A battle is brewing between some members of the Syracuse Common Council and Mayor Stephanie Miner over the city's land bank.
S ince it was established last year , the land bank, a taxpayer supported corporation, has acquired 340 properties mainly through tax seizures. The land bank intends to sell the properties to responsible owners who would fix them up and pay the taxes. Mayor Miner's Chief of Staff Bill Ryan told CNY Central's Jim Kenyon, "We had people who have not paid their taxes in 12 years and got away with it. We are changing that dynamic via the land bank."
But Syracuse City Councilor Kathleen Joy wants to slow down the influx of properties being taken over by the land bank. "If you're going to create a monster then you have to feed it. Let's not let it get out of hand." Joy says
The councilor has proposed a law that would reverse a decision by Mayor Miner in April to restrict "tax trusts" to owner/occupied properties and not absentee landlords. "I don't want the city to be a tax seizure city. We want properties on the tax roll to give people an opportunity to come current." Joy said.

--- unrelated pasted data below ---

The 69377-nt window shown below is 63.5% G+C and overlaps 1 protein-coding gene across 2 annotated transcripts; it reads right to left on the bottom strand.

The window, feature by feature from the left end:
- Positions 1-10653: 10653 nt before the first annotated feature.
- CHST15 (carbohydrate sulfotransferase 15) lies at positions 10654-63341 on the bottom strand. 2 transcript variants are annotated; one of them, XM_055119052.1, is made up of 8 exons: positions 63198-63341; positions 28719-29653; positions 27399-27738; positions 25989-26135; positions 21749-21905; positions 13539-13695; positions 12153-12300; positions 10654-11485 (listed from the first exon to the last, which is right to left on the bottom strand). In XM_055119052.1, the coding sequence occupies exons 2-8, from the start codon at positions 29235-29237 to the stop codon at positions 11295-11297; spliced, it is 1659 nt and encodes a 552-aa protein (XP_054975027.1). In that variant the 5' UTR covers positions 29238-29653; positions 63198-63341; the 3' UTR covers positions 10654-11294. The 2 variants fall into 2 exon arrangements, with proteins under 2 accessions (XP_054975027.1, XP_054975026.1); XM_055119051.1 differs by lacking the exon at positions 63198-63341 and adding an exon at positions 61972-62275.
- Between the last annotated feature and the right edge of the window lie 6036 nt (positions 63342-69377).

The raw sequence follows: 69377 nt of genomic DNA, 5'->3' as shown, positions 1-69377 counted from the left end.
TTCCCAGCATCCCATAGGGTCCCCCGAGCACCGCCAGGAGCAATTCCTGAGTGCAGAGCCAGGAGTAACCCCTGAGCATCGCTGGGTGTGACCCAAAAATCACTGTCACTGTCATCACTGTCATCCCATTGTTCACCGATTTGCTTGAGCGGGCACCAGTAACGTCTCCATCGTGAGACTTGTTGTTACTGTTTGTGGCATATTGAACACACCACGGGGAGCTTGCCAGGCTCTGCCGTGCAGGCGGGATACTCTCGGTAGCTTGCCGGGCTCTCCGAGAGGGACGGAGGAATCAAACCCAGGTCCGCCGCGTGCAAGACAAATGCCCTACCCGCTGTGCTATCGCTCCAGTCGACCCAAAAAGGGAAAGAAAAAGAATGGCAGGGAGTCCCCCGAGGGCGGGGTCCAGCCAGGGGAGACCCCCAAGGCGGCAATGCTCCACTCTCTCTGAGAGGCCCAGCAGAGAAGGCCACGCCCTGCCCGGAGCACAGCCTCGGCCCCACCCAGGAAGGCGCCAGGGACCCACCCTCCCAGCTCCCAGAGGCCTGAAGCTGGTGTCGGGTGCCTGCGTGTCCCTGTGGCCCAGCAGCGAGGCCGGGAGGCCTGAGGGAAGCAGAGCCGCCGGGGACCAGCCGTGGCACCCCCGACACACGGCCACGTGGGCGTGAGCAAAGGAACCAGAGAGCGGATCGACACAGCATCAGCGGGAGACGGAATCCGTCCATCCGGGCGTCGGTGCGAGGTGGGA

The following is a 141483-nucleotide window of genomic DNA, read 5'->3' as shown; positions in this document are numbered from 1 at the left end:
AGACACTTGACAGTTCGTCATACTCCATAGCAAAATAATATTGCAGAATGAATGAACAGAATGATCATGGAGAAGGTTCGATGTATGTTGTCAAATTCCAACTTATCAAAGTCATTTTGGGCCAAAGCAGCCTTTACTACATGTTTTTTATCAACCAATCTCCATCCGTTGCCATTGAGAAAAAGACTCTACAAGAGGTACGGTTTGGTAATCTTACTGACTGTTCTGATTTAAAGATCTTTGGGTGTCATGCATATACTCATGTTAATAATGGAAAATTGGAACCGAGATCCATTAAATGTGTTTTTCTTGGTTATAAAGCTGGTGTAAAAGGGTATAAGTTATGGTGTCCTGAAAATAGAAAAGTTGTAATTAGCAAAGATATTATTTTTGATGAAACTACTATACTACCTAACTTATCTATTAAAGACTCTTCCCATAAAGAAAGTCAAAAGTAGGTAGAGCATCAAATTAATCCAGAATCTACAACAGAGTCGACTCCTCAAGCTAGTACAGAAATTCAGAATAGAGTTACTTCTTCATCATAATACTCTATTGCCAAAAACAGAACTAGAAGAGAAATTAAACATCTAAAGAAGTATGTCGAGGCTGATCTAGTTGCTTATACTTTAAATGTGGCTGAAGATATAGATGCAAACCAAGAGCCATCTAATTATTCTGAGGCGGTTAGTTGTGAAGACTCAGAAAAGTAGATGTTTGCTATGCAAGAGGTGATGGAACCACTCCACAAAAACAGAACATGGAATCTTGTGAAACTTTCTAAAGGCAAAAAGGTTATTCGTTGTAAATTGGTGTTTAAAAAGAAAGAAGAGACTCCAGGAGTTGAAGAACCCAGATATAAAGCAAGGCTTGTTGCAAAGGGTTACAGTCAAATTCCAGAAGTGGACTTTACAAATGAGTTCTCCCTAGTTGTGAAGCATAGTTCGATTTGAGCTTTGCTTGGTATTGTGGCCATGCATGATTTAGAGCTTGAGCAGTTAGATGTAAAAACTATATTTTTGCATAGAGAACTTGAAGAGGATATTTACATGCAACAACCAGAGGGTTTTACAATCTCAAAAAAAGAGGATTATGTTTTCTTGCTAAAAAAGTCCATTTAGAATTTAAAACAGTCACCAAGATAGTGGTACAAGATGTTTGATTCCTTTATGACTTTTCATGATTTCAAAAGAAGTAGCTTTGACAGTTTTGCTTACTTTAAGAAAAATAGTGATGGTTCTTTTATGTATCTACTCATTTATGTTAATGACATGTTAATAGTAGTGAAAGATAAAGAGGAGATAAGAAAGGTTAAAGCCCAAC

If other councilors go along with Joy's proposal, they would be on a collision course with the Miner administration which sees the land bank as the best way to put properties back on the tax rolls. According to Bill Ryan, "It's been a model. The Attorney General has applauded our work. We're going to continue to move in that direction."
But Joy sees the land bank differently. "We thought the land bank was another tool to get tax revenue to take care of the abandoned and tax delinquent properties but not the be all and end all... not to privatize what municipalities should be doing."
On Wednesday, councilors agreed to meet next month on a $1.5 million request to fund the land bank. Councilor Joy sees it as an opportunity to focus on the city's role in the real estate business.